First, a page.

Civil Society at a Crossroads – Part 1

To quote from The Economist: “Civilization works only if those who enjoy its benefits are prepared to pay their share of the costs.” The above was the lede to an editorial about something like $20 trillion dollars stashed in off-shore accounts and other tax dodges used by wealthy individuals and corporations. A recent article in The New York Times reports it is estimated that there will be, by 2020, $900 trillion in such hidden assets. As of February 25, 2013, the big number in spending cuts caused by the failure to pass a national budget is a mere $85 billion, which those with hidden money could easily front us and have significant pocket change left over. But that is, of course, beside the point, the real point being the unfair, unproductive and socially destructive effects of this massive imbalance. And, as over the course of history, such dynamics place any society at a turning point in its history.

What our friends at The Economist did not discuss are the social costs of an economic system that disenfranchises more people than it elevates, that takes more from working class families than from the über rich. That this, in fact, is the fatal flaw of capitalism. To give it a name, it is greed, plain and simple. It is a much larger problem than merely the rich doing their utmost to avoid the social responsibility of paying their fair share of taxes while enjoying all of the benefits of what the rest of us without clever tax lawyers pay into the system. This has, after all, been going on for centuries, if not millennia, but most certainly never on this scale. According to a recent study reported in The New York Times, between 2009 and 2011 the income of the most wealthy of Americans grew on average by 11%,  while for those of us in the 99% it shrank by nearly a half percent.

Tax dodging with the help of loopholes provided by their friends in Congress is only one among many behaviors that have led to the enormous disparity between the wealthy and what used to be a middle class. It is a matter of unbridled greed, not unlike an image of someone stuffing his mouth with food until he vomits, except in this case it’s money being stuffed into hidden accounts, where it draws interest and contributes nothing to the common good. I’m reminded of the image of Donald Duck’s Uncle, Scrooge McDuck, diving into his swimming pool, full to the brim with money. It is about wealth that corrupts everything and everyone it touches. It’s about behavior that deprives and impoverishes the world at large. This is the real world tragedy of the commons: too few taking too much, and thus depriving the many of that most essential aspect of a viable social contract—opportunity.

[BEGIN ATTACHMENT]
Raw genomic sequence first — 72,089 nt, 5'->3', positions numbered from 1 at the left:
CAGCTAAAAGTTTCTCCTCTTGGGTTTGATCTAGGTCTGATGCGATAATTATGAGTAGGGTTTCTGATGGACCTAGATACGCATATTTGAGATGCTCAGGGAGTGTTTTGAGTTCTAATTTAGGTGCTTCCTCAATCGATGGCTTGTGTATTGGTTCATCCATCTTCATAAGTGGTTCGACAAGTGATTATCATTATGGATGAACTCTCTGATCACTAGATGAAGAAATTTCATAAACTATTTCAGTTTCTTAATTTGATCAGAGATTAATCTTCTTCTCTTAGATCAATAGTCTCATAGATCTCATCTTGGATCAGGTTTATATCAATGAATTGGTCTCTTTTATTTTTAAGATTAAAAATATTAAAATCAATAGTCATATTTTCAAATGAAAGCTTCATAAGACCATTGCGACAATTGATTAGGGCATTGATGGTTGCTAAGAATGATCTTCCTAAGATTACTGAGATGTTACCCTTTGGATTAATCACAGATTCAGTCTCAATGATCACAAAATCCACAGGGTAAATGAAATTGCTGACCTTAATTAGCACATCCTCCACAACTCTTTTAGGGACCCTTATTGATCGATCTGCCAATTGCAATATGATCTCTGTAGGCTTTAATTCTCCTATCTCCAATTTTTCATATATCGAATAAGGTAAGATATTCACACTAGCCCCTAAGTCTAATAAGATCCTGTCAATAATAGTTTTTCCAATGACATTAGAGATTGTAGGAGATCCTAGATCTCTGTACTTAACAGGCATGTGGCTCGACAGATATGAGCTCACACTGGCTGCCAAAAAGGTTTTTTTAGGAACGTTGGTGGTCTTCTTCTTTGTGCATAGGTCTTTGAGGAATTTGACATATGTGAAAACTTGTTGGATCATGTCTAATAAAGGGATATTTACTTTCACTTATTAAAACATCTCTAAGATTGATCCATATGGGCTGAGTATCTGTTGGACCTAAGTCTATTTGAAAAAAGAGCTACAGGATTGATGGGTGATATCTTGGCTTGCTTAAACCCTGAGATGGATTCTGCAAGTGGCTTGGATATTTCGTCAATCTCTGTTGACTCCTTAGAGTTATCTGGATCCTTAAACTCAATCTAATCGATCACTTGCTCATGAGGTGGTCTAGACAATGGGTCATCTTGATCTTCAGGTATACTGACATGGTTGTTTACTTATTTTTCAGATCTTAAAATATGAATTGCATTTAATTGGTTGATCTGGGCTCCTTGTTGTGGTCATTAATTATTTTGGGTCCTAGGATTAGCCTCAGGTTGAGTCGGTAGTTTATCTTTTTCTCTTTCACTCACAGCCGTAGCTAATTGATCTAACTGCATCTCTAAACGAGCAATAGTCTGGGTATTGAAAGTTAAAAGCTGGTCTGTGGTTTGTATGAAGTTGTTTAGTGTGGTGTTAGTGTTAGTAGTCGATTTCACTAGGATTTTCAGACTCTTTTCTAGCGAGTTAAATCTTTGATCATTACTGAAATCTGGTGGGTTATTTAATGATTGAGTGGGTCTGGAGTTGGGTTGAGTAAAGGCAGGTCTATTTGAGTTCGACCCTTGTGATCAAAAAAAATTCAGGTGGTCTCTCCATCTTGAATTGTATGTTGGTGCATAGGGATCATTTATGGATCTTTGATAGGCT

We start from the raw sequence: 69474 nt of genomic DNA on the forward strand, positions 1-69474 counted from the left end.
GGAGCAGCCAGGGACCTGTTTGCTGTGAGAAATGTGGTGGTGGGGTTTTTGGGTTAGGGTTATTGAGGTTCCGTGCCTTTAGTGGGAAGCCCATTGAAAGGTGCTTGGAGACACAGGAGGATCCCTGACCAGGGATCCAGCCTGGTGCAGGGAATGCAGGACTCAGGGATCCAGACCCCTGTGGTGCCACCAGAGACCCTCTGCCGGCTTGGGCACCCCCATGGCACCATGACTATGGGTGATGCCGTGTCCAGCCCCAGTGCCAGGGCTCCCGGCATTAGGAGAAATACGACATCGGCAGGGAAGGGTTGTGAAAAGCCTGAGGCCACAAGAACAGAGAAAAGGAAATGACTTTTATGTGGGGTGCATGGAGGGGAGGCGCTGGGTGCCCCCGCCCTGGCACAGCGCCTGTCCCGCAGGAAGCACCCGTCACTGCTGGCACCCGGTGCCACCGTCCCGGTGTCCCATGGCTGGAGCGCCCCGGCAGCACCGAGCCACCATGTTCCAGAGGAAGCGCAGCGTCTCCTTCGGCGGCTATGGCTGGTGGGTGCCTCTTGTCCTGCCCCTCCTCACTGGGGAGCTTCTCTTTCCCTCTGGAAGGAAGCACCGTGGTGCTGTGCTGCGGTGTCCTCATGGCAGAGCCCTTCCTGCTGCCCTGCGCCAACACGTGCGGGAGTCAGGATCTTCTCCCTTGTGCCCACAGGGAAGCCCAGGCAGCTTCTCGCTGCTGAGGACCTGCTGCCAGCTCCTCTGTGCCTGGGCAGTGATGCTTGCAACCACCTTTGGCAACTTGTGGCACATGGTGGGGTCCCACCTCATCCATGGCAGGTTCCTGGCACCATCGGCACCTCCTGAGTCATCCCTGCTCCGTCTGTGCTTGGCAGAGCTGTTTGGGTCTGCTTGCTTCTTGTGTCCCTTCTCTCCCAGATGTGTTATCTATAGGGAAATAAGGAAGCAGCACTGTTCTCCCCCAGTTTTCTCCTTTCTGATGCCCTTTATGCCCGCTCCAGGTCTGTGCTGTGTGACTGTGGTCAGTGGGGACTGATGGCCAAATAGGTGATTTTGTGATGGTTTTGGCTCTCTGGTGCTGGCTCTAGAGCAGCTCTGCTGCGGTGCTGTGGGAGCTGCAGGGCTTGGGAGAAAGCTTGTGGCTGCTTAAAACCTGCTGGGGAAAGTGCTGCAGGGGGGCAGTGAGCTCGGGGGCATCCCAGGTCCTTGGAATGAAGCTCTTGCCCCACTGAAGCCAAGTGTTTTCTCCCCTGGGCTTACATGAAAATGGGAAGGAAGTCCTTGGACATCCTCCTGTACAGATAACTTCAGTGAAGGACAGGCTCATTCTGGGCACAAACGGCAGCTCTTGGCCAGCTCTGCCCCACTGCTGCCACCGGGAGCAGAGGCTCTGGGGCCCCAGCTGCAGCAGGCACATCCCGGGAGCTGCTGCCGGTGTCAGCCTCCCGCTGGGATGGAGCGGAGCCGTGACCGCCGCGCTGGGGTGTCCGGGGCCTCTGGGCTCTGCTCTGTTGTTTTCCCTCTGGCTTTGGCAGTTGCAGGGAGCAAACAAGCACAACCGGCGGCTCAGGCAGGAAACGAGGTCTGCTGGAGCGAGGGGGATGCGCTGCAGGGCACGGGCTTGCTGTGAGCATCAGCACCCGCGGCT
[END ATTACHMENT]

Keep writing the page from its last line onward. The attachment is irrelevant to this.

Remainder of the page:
It is not simply a matter of poverty of means anymore, so much as it has become poverty of opportunity. It is the latter which is the tectonic fault in the maintenance of civil society; it is that which will ultimately destroy civil society because of its intrinsic unfairness, in that it hollows out the future. It isn’t as though this has never happened before now, quite the opposite. It is, however, that the present scale is overwhelming in the sheer numbers of economically disenfranchised people vs. the minuscule number of those possessing wealth beyond the dreams of avarice. And not only is the majority disenfranchised by lack of economic opportunity but of political opportunity as well. As one writer has said of New Mexico, only a “select few” can afford to run and serve in the legislature. “In truth,” he says, “citizen Legislature is another version of bittersweet victory – an oxymoron of New Mexico politics.”

We have come the point where, realistically, the only people who can run for public office are those who can afford to, and many of those are willing to take money from interest groups like ALEC, private foundations such as the Walmart family’s, the Koch boys, and similar sources of funding. Of course, it’s like taking money from the Mafia, they expect pay-back, meaning that you have been bought; it means you have sold the public’s trust in you and in your office. What we end up with are legislatures composed of minions who have sold themselves and serve those whose money supports them. It’s a retelling of the story of Huey Long and his coterie, when he explained why they should accept the generous proceeds of a bribe to pass certain legislation. Huey told them, “Come on boys, we have nothing to lose but our honor.”

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